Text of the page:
“Let’s see. I have 1638 of them,” said Betty Thoenen, as she sat at her kitchen table in a farmhouse near Frankenstein, Mo. She was referring to her collection of salt and pepper shakers.
As the mother of 10 children, and consequently the grandmother to 23 grandchildren and 7 great grandchildren, Thoenen said, “I started in 1988 because they [the family] kept bringing me nice things to hang on the wall and my walls wouldn’t hold anymore. And my mom always collected bells and that was always a good thing – my kids always knew what to get Mom for Christmas.”
Her kids and grandkids know what to buy her, and they have been scouring rummage sales, auctions, flea markets and other spots to find her that elusive set she has yet to own.
“Now, I have lots of animals, but I have a hard time finding sheep. I’ve only got two sheep [sets].” She continued, “I have cheap ones and I have expensive ones. The old nodders are very expensive.”
My 3 friends who accompanied me could be heard nearby in the living room, admiring the colorful pairs of shakers.
We got up from the table to start the tour, which began at one of two huge cabinets in the living room, where she took out a pair of nodders – named for their bobbing heads.
Thoenen’s son, Jim, has modified her curio cabinets with several shallow shelves, as opposed to a few shelves. She stacks her collection from tall to short, making the viewing easier. Jim and her son-in-law, Dennis, built her a corner cabinet in the living room.
Not only does she carefully number each pair underneath, she also logs each set in a record book, and notes who gave her the set and the date. During the tour, she would pull out a pair, and comment on it. One pair was a maid and a butler. When she tipped the butler over, he said, “Achoo!” The maid said, “Bless you!” She remarked, “You don’t dare put these on the table with the kids ‘cuz they’ll put salt and pepper on everything.”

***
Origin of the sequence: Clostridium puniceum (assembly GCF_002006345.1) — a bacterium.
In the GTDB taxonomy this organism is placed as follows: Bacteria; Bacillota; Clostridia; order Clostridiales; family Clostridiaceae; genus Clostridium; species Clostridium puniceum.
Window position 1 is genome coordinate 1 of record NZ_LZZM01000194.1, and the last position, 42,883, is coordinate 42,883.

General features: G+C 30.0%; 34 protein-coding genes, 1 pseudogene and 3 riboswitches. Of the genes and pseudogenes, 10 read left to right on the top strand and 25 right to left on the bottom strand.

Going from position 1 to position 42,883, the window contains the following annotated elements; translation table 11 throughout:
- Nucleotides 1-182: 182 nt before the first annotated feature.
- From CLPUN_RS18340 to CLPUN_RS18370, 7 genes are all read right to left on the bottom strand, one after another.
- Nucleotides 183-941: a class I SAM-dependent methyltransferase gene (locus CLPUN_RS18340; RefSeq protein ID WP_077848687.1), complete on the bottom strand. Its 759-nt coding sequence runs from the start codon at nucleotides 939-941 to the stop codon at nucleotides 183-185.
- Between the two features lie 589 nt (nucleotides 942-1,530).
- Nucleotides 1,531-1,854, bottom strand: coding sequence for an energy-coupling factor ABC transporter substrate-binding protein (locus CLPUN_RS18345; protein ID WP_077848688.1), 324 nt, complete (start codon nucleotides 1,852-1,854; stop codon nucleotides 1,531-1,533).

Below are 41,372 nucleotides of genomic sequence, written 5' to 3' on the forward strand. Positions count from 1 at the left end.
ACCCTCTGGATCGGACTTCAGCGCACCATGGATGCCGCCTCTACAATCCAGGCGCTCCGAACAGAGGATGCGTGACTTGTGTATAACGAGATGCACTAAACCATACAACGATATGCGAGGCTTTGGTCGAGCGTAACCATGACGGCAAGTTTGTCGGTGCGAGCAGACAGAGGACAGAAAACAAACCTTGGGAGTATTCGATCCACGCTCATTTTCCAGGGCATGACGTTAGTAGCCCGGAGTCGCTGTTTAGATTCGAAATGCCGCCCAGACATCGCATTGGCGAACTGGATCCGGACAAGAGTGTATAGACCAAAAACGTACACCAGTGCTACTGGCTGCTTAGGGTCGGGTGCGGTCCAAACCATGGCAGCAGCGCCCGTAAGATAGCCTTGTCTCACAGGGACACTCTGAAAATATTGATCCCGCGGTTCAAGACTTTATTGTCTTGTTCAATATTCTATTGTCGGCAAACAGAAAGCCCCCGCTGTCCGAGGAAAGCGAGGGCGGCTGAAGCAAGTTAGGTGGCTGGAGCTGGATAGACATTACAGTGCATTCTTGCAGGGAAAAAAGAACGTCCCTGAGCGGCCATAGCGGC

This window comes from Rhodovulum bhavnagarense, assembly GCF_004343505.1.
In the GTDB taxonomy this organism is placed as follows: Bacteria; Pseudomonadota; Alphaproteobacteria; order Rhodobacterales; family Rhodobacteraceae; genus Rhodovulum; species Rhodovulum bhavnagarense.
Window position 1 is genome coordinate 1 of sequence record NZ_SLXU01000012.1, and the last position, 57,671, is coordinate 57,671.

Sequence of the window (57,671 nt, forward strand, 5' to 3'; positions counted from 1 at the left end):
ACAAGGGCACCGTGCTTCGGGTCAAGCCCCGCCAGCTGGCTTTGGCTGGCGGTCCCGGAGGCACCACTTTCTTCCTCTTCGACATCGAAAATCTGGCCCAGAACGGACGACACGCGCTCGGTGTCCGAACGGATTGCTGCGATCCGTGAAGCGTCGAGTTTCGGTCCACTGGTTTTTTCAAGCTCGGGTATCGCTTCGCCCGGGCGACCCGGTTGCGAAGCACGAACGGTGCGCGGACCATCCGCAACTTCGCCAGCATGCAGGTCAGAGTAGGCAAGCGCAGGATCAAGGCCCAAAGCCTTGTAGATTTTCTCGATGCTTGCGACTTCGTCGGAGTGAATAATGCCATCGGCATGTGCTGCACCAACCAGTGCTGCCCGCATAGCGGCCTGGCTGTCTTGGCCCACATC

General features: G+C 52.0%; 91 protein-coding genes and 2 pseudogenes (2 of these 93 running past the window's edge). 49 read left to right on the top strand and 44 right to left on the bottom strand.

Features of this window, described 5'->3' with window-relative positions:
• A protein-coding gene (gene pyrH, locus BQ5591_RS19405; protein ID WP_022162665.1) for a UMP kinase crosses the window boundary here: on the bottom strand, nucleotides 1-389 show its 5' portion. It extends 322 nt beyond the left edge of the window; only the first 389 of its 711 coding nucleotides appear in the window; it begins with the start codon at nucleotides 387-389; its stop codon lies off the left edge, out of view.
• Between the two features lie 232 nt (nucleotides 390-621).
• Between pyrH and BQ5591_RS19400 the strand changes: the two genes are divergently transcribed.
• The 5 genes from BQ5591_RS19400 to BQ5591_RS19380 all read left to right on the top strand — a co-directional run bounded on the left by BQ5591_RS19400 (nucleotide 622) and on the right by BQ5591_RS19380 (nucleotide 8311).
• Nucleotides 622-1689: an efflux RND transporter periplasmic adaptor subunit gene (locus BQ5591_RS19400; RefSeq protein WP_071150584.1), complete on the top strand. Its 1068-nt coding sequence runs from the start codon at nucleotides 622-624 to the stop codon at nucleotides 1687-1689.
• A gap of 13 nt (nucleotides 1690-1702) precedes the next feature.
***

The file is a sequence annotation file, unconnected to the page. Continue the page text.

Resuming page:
Some of the pairs included a sandwich and a jelly jar, a cat sitting on a fish tank, a thread spool and a thimble, acorns, telephones, a hillbilly and his woman fussin’ at him, lots of kissing cousins, a car with a trailer, nuts and bolts, Beethoven and a piano, a pitcher pump and bucket, and one of a few “naughty shakers” – the back end of a horse with a partner shaker that reads “There’s one in every family!”
My pal Julia said, “I just can’t believe all this.” To which Thoenen answered, “Now let’s go into the other room!”
In the spare room stood 3 more cabinets full of shakers. She had a curio cabinet with hundreds of Christmas shakers. In back of a corner cabinet, she kept the “naughty ones” – the nudies.
Julia, also a grandmother, commented, “Oh, for pity sakes, I never expected to see that many in my life!”
Shakers from Japan, England, India and Germany stood mixed with dollar-store cheapies and expensive ones. She gave us a lesson: “Old salt and pepper shakers have corks to stop the holes, whereas new ones have plastic stoppers.”
She went on to explain that oftentimes at auctions the sets get mismatched or one of the pair gets lost. She said, “A lot of times people don’t know what goes together. My little granddaughter, who is six, she goes rummaging for me. One day she found a rabbit that had no partner and she looked and she looked, and she finally found a carrot to go with it.”
According to Thoenen the reference books on collecting salt and pepper shakers would judge her as not yet having a substantial collection. “I don’t have a favorite,” she says. “I just love them all.”
Besides collecting salt and pepper shakers, Thoenen quilts and often adapts patterns to suit her style. In fact, she had 30 quilts for us to see. From the leftover quilt remnants, she weaves rag rugs.
A mistress of understatement, she said, “After raising 10 children, it’s hard to sit down and not do anything.”